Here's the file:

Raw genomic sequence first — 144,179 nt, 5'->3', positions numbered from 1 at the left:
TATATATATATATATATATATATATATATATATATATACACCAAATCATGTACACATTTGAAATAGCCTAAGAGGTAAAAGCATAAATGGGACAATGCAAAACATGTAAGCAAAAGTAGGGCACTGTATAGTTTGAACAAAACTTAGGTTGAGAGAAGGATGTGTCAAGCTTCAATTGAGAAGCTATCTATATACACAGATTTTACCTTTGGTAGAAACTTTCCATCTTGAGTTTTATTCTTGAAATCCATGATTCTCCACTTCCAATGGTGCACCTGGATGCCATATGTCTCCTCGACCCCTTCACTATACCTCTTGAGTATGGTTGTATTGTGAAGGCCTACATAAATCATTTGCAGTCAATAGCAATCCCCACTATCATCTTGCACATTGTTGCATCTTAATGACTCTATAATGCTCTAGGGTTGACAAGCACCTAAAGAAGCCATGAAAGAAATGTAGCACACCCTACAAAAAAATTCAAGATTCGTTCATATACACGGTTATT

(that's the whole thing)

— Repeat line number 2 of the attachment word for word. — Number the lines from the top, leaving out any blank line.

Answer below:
TATATATATATATATATATATATATATATATATATATACACCAAATCATGTACACATTTGAAATAGCCTAAGAGGTAAAAGCATAAATGGGACAATGCAAAACATGTAAGCAAAAGTAGGGCACTGTATAGTTTGAACAAAACTTAGGTTGAGAGAAGGATGTGTCAAGCTTCAATTGAGAAGCTATCTATATACACAGATTTTACCTTTGGTAGAAACTTTCCATCTTGAGTTTTATTCTTGAAATCCATGATTCTCCACTTCCAATGGTGCACCTGGATGCCATATGTCTCCTCGACCCCTTCACTATACCTCTTGAGTATGGTTGTATTGTGAAGGCCTACATAAATCATTTGCAGTCAATAGCAATCCCCACTATCATCTTGCACATTGTTGCATCTTAATGACTCTATAATGCTCTAGGGTTGACAAGCACCTAAAGAAGCCATGAAAGAAATGTAGCACACCCTACAAAAAAATTCAAGATTCGTTCATATACACGGTTATT